Food historian and scholar Dr. Jessica B. Harris wrote of soul food, “It’s a combination of nostalgia for, and pride in, the food of the ‘who’s’ who came before.” In the 1960s, as African Americans took on the work of retelling their history with pride rather than shame, soul food was as much an affirmation as a diet. The Oprah Winfrey Network and Discovery Plus have partnered to create an original series that highlights the rich tradition and diversity of soul food. “The Great Soul Food Cook-Off” pits eight African-American chefs in a competition to create dishes inspired by the past and present of Black American food traditions. Two of the show’s judges, Eric Adjepong and Melba Wilson, joined “City Lights” host Lois Reitzes via Zoom to talk about the history of soul food and how these ambitious chefs can take it to the next level.
How do you define soul food?
“For me, soul food is food that evokes warm and wonderful memories,” said Wilson. “It’s food that was really the food that people considered to be the bottom of the pit. It was the pig’s ears, the tails, the bitter of the greens — which, of course, we know as the collard greens — and it’s food that had to sustain us while we worked on the plantation. It’s food that epitomizes history, class, sustainability, but it’s food that also tells a story that resonates with its people.”
“Soul food is innovative food,” said Adjepong. “It’s an innovation out of necessity. We … didn’t have the most quality or the highest, I guess, lauded ingredients or parts of the animal, so through innovation and through necessity, obviously, we needed to sustain ourselves. We made these amazing dishes, and that’s carried on through tradition. So it’s orally passed down. It’s one that has a rich history and one that we hope, as ambassadors of this cuisine, we’re doing as much justice as possible.”
How “The Great Soul Food Cook-Off” works:
“It’s two rounds, so on each episode, there’s a ‘Soul Starter,’ and then there’s an elimination round,” said Adjepong. “So ‘Soul Starter’ is really just, I like to call it, a ‘fast twist.’ Just within 30 minutes or so, how much flavor, how much story, how much technicality and really, how much soul can you put into a dish in a short amount of time? And whoever wins that challenge then gets an advantage into the elimination round where one chef is, obviously, taken out of the competition with each episode.”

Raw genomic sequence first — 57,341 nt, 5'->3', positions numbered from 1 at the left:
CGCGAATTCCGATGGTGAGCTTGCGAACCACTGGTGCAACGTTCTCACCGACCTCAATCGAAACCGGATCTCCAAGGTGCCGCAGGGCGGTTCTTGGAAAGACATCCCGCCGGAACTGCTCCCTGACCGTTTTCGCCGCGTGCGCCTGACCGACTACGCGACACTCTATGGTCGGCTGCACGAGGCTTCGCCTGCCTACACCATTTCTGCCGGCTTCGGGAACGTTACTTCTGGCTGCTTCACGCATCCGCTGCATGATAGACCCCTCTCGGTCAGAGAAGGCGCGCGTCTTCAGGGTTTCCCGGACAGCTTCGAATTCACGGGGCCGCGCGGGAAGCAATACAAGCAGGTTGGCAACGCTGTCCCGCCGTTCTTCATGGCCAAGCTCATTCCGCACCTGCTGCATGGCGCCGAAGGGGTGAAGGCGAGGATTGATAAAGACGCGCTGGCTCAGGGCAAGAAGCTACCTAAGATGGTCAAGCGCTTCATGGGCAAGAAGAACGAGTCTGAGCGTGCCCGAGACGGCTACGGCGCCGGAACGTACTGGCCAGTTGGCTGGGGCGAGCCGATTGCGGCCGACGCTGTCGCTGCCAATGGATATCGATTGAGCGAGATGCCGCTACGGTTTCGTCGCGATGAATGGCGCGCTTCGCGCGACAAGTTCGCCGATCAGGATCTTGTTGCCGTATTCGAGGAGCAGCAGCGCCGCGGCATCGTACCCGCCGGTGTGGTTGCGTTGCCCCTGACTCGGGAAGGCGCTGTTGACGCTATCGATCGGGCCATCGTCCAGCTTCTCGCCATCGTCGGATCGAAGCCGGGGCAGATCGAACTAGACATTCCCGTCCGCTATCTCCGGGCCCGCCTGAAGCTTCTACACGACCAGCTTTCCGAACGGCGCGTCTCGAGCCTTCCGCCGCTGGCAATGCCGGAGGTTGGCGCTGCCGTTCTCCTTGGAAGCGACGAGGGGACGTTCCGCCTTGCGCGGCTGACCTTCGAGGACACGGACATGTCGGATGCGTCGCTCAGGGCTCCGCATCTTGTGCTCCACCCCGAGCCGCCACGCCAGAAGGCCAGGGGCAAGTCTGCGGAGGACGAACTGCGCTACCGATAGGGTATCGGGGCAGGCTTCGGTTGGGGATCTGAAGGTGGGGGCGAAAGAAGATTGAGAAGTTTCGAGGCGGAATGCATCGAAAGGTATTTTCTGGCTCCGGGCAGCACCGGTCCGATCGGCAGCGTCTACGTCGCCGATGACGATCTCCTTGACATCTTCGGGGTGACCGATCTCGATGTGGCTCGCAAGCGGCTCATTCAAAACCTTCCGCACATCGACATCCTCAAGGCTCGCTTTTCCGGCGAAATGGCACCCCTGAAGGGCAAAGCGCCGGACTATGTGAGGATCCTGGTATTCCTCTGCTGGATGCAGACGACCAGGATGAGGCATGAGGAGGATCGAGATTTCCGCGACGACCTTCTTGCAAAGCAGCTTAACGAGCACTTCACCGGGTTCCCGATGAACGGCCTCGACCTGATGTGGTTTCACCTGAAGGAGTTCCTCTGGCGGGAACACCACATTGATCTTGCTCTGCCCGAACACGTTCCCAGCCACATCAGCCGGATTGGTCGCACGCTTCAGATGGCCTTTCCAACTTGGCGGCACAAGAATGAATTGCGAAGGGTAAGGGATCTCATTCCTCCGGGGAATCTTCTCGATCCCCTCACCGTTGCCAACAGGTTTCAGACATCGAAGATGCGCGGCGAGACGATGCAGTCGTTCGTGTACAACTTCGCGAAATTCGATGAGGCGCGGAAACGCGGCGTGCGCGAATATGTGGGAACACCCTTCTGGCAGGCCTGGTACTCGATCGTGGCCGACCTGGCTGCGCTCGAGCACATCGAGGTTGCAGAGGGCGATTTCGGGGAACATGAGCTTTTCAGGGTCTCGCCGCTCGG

“We were able to not only judge from our seating tables, but we were able to walk around and kind of get a glimpse of where the cooks are at and what their process is when it comes to cooking greens when it comes to cooking mac and cheese, or whatever, honestly, that the challenge needed them to do,” Adjepong added.
“We had no clue as to who the contestants were, and … I think that was the right way to do it,” said Wilson. “This way, we came in with no preconceived notions, nothing. We didn’t know anything. It was important for us to judge each dish and each chef on their own, and what they presented before us at that time, and I think that we really did do an amazing job at doing just that.”
A one-of-a-kind platform to celebrate soul food:
“We had the format pretty much followed every episode, but there were times where we kind of broke character,” said Adjepong. “In the previous episode, chef Alexander Smalls was there, and he was saying something so profound where Kardea [Brown] was just like, ‘Okay guys. I know we’re in competition mode, but let’s just break it. Let’s listen to the tutelage and the knowledge that chef Smalls is offering for us now…’ Everyone was just enamored with the stories and with the importance of what this show was.”
“This show is like no other. There has never been a cast of all-Black chefs on television before,” said Wilson. “There’s never been a table set like this one before. So with the show comes amazing food, great stories, a lot of pressure, a lot of pain … It takes us down memory lane. There’s no way to cook soul food without going back to the roots of Africa. There’s no way to cook soul food without going back to the South. So it tells a story.”